U.S., Japan Sign Pact on Space Situational Awareness

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WASHINGTON — The United States and Japan have agreed in principle on a legal framework for the provision of U.S. space situational awareness (SSA) data to Japan and will pursue closer cooperation in a number of other space-related areas, according to a joint statement issued March 11 by the two governments.

The two sides are interested in closer cooperation in space-based navigation, Earth observation, weather, human spaceflight and asteroid detection, according to the statement, issued from Tokyo at the conclusion of the inaugural meeting of the “Comprehensive Dialogue on Space.” The meeting was attended by representatives from various departments of both governments, including those responsible for defense and civil space.

“The convening of this first Comprehensive Dialogue on Space begins a new initiative to enhance cooperation between two of the world’s most advanced spacefaring nations from a broad, inclusive, and strategic perspective,” the statement said. “With the participation of experts from across both governments, the Dialogue ensures a whole-of-government approach to space issues and space cooperation relevant to a wide range of interests, including resource and disaster management, environmental monitoring, technology development, scientific discovery, national and international security, and economic growth.”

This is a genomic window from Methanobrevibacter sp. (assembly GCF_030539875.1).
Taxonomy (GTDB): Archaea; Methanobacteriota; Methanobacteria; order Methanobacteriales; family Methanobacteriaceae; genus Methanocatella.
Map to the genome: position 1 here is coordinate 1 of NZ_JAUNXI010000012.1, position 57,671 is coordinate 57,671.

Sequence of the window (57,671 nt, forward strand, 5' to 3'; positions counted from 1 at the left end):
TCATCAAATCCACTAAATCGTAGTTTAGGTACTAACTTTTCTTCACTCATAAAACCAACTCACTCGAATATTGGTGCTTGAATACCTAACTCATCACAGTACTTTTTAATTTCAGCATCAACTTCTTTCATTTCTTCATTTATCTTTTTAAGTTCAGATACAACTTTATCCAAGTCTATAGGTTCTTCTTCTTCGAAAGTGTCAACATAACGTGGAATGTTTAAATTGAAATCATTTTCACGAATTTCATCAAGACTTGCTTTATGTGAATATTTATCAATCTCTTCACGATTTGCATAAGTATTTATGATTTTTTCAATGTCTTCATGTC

The United States, which operates the world’s most capable space surveillance network, has expressed interest in negotiating SSA data-sharing agreements with a number of countries, including Japan. The “ad referendum” agreement on the framework for sharing U.S. SSA data with Japan was reached March 7, the statement said.

The two sides also reaffirmed their interest in transparency and confidence-building measures, which are likely to be featured in an international code of conduct for space activity that the United States is pursuing in cooperation with the European Union.

The two sides agreed to hold the second Comprehensive Dialogue on Space meeting in Washington early next year, the statement said.